We used Brian's caravan to camp for 3 nights behind the White Swan pub in Newton, Le_Tour_(18).JPGdining there with him on the first evening. Next day took us to the east coast via Malton, Wharram Percy and Wetwang, to visit Bridlington, Flamborough Head (café by the lighthouse), North Landing and the RSPB Reserve at Bempton Cliffs. The cliff-top walk here had a series of viewpoints (right) over England's largest sea bird colony and we came at nesting tiLe_Tour_(17).JPGme. Thousands of birds were sitting on eggs or raising chicks on the precarious chalk cliff ledges: pretty Kittiwakes, noisy Herring Gulls, smart Guillemots and Razorbills. Lower down were the magnificent Gannets, Britain's largest sea birds with a wingspan of 6 feet, sweeping in like a squadron of Concorde aircraft. But best of all – though least in number – were the delightful Puffins (left), a first for us! We even spotted a fluffy Puffling (what a super name!) Returned to Newton via Filey and Scarborough, then through Dalby Forest Drive to Pickering for more fish & chips.


To see Kevin's imagesphotographs of this part of the Tour, click:




Bec & Kev had a day out in Whitby, travelling on the North Yorkshire Moors Railway fromLe_Tour_(19).JPG Pickering. We waved them off in a cloud of steam from the record-breaking 'Sir Nigel Gresley' engine (right). Their home above Cairns in Queensland is a short distance from Cooktown where the Whitby captain James Cook and his crew spent several weeks repairing the Endeavour after its grounding on the Great Barrier Reef.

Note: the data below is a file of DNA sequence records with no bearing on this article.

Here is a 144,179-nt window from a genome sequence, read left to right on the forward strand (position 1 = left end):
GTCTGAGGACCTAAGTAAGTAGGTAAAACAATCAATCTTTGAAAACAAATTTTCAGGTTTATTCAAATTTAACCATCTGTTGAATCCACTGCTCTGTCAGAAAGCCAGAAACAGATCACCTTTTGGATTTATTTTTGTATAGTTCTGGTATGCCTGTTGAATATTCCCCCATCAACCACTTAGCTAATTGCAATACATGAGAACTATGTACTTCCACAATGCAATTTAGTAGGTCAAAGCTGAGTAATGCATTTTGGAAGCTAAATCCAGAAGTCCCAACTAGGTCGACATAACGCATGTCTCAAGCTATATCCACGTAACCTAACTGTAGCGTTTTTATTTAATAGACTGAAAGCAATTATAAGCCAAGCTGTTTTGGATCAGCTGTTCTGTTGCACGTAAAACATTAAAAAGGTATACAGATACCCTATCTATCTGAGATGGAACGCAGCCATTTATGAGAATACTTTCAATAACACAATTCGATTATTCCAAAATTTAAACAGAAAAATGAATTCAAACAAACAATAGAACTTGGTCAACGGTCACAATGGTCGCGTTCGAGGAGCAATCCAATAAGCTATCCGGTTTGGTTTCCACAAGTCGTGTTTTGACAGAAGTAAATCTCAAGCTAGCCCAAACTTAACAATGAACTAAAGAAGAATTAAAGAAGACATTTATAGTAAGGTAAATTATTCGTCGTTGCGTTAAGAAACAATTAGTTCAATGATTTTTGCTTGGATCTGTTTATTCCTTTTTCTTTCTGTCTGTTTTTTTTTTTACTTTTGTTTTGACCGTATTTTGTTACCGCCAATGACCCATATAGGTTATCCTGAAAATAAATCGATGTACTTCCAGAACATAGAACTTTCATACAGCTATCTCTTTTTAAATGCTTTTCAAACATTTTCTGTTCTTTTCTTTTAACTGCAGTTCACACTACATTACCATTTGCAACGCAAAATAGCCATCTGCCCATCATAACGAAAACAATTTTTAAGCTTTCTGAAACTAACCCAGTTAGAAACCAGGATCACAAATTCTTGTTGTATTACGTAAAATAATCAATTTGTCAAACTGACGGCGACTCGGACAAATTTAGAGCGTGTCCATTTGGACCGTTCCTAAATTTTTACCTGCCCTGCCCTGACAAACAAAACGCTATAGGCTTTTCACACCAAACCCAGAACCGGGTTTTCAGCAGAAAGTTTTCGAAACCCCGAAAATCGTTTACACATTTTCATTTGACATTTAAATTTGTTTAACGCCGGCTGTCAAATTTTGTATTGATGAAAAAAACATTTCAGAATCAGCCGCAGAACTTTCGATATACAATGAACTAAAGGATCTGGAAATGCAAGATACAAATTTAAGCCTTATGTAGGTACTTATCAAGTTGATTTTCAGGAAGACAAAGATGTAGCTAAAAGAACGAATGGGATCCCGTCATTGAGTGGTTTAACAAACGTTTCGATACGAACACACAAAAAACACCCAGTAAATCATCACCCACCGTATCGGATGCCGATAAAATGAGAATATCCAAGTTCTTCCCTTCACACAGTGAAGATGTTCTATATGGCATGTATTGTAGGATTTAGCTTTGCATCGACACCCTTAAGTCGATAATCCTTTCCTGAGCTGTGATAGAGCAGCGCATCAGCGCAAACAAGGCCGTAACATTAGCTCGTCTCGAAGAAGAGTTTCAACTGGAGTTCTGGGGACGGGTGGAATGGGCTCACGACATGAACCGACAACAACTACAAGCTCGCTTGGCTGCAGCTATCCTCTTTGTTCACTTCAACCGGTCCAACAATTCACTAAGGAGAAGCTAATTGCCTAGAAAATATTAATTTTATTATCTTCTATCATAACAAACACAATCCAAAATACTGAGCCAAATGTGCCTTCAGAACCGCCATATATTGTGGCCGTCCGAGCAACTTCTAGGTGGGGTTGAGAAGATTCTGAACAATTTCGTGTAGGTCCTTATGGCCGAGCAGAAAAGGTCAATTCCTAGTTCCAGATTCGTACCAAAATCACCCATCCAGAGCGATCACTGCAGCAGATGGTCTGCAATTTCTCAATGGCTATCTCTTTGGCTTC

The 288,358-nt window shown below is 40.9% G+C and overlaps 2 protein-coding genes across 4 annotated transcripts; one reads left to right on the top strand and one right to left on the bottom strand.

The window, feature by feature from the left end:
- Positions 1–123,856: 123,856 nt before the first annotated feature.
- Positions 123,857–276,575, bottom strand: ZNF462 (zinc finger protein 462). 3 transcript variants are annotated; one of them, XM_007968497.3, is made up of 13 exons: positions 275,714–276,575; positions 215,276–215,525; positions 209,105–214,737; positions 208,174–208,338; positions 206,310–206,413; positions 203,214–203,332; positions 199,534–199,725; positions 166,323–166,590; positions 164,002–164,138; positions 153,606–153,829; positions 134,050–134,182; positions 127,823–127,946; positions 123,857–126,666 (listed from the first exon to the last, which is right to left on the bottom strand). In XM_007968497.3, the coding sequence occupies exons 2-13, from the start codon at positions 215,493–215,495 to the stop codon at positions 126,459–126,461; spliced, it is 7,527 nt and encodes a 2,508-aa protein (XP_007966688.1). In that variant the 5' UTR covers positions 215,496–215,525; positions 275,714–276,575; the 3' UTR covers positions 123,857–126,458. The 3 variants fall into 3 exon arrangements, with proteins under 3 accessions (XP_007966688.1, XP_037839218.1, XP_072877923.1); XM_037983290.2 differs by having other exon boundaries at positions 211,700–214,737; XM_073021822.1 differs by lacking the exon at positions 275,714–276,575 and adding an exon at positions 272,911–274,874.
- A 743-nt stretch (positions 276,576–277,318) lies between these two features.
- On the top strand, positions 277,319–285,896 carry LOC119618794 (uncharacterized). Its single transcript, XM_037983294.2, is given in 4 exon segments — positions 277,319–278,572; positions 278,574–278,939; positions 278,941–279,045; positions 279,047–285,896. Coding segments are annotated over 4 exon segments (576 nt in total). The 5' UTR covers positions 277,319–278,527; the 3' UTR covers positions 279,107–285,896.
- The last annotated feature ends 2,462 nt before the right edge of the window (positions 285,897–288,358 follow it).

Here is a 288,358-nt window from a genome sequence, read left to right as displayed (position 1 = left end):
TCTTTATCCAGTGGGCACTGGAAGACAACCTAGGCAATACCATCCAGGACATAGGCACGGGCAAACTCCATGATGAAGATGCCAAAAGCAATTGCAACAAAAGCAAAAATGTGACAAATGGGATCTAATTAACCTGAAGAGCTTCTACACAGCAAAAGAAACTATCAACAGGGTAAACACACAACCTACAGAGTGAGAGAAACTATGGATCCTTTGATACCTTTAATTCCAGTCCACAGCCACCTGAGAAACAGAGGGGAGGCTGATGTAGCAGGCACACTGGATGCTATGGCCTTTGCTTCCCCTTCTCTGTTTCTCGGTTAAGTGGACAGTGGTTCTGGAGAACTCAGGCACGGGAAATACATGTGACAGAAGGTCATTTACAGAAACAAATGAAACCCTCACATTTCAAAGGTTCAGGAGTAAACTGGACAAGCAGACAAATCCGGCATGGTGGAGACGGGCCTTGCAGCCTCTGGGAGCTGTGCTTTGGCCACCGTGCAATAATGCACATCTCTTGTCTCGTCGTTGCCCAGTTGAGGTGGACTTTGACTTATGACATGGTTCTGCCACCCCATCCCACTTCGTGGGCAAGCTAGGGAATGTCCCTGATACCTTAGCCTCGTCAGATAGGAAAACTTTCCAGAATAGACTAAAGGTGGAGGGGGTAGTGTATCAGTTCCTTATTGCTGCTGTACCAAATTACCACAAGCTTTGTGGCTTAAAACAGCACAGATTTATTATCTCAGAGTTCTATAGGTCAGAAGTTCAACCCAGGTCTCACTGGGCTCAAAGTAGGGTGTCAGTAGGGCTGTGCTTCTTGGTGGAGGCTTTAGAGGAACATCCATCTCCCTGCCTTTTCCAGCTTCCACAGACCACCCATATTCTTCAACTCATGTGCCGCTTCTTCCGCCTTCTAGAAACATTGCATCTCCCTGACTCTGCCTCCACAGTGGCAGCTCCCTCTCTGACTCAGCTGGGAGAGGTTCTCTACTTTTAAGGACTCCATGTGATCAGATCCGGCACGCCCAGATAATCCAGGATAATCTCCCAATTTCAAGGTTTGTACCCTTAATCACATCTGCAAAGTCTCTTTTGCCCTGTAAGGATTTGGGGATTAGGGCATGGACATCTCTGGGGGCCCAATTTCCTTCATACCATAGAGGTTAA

After the couple returned on foot, climbing up out of Newton Dale from Levisham Station, we ate with Brian in the caravan, then we all visited his son and daughter-in-law, Mark and Rachel, at Cropton where they are leading busy lives: working, raising 3-year-old James and rebuilding a house from the ground up.




After breakfast we bade farewell to Brian, who came to collect his caravan, helped by little James and Dotty the Dog. Then it was south past Malton, a detour through the grounds of Castle Howard to Slingsby, and down to Sheriff Hutton, where we parked to walk the public footpath skirting the castle ruins which are on private land.


Next via Bulmer Bank to Kirkham Priory (left) (English Heritage, open), in its loveLe_Tour_(20).JPGly setting by the River Derwent. The enthusiastic custodian tried hard to enrol us, or at least sell us a woolly blanket. Asked if she was on commission: 'No, just excited to have visitors!' Rebecca recalled playing here as a child and we went on to find the house where her grandparents had lived in the nearby village of Westow.


Continuing our journey through the Wolds over Leavening Brow, we found our favourite cyclists' café in Thixendale had gone. However 'Coastways', a bikers' café on the A166 at Fridaythorpe, supplied excellent sausage baps and mugs of tea. On through Huggate, Middleton on the Wolds and Market Weighton to Holme upon Spalding Moor, where sadly we couldn't park to visit the historic hilltop church. Better luck in Howden, where we managed to stop and walk round the Minster (closed) in the successful search for ice cream.




Finally we left the quiet lanes and resorted to the M62, busy as ever, to exit 24 for Huddersfield and Halifax. We had a night in the Travelodge in Dean Clough, Halifax - part of what was once the world's largest carpet factory, Crossleys, using wool from the Yorkshire mills. It was a short walk into the city centre, where it was Curry Night at Wetherspoons (named after Percy Shaw, the local inventor of cats' eyes). Excellent value!